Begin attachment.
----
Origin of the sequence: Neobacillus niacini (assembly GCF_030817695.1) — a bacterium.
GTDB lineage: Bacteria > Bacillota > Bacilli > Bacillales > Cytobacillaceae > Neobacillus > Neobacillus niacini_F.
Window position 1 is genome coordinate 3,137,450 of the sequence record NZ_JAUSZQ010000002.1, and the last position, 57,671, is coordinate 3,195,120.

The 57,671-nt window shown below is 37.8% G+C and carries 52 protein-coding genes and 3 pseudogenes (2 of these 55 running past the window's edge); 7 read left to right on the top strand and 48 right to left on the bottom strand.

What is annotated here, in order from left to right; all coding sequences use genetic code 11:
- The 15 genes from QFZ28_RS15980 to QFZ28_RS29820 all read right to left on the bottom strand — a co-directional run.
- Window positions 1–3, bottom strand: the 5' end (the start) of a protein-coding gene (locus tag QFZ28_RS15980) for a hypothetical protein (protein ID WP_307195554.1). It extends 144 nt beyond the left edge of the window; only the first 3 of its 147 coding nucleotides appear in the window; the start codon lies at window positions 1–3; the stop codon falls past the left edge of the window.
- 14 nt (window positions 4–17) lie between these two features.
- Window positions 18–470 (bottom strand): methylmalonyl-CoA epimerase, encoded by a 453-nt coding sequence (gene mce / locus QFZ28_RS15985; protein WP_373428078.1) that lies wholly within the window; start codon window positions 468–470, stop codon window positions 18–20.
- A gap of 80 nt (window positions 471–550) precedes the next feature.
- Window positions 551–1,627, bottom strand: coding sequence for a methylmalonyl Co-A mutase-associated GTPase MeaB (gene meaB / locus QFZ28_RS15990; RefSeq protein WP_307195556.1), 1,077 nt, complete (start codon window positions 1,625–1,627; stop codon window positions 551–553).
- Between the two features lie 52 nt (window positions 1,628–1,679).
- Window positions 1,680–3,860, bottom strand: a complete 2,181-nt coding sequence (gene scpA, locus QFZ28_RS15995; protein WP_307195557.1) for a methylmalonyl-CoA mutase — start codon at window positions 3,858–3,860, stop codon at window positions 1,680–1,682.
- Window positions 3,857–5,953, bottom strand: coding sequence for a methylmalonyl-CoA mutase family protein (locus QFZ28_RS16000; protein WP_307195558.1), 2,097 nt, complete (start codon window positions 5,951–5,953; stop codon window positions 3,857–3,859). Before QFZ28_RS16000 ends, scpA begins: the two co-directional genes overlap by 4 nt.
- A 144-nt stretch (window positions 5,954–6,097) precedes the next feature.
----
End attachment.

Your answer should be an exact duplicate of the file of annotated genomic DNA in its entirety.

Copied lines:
Origin of the sequence: Neobacillus niacini (assembly GCF_030817695.1) — a bacterium.
GTDB lineage: Bacteria > Bacillota > Bacilli > Bacillales > Cytobacillaceae > Neobacillus > Neobacillus niacini_F.
Window position 1 is genome coordinate 3,137,450 of the sequence record NZ_JAUSZQ010000002.1, and the last position, 57,671, is coordinate 3,195,120.

The 57,671-nt window shown below is 37.8% G+C and carries 52 protein-coding genes and 3 pseudogenes (2 of these 55 running past the window's edge); 7 read left to right on the top strand and 48 right to left on the bottom strand.

What is annotated here, in order from left to right; all coding sequences use genetic code 11:
- The 15 genes from QFZ28_RS15980 to QFZ28_RS29820 all read right to left on the bottom strand — a co-directional run.
- Window positions 1–3, bottom strand: the 5' end (the start) of a protein-coding gene (locus tag QFZ28_RS15980) for a hypothetical protein (protein ID WP_307195554.1). It extends 144 nt beyond the left edge of the window; only the first 3 of its 147 coding nucleotides appear in the window; the start codon lies at window positions 1–3; the stop codon falls past the left edge of the window.
- 14 nt (window positions 4–17) lie between these two features.
- Window positions 18–470 (bottom strand): methylmalonyl-CoA epimerase, encoded by a 453-nt coding sequence (gene mce / locus QFZ28_RS15985; protein WP_373428078.1) that lies wholly within the window; start codon window positions 468–470, stop codon window positions 18–20.
- A gap of 80 nt (window positions 471–550) precedes the next feature.
- Window positions 551–1,627, bottom strand: coding sequence for a methylmalonyl Co-A mutase-associated GTPase MeaB (gene meaB / locus QFZ28_RS15990; RefSeq protein WP_307195556.1), 1,077 nt, complete (start codon window positions 1,625–1,627; stop codon window positions 551–553).
- Between the two features lie 52 nt (window positions 1,628–1,679).
- Window positions 1,680–3,860, bottom strand: a complete 2,181-nt coding sequence (gene scpA, locus QFZ28_RS15995; protein WP_307195557.1) for a methylmalonyl-CoA mutase — start codon at window positions 3,858–3,860, stop codon at window positions 1,680–1,682.
- Window positions 3,857–5,953, bottom strand: coding sequence for a methylmalonyl-CoA mutase family protein (locus QFZ28_RS16000; protein WP_307195558.1), 2,097 nt, complete (start codon window positions 5,951–5,953; stop codon window positions 3,857–3,859). Before QFZ28_RS16000 ends, scpA begins: the two co-directional genes overlap by 4 nt.
- A 144-nt stretch (window positions 5,954–6,097) precedes the next feature.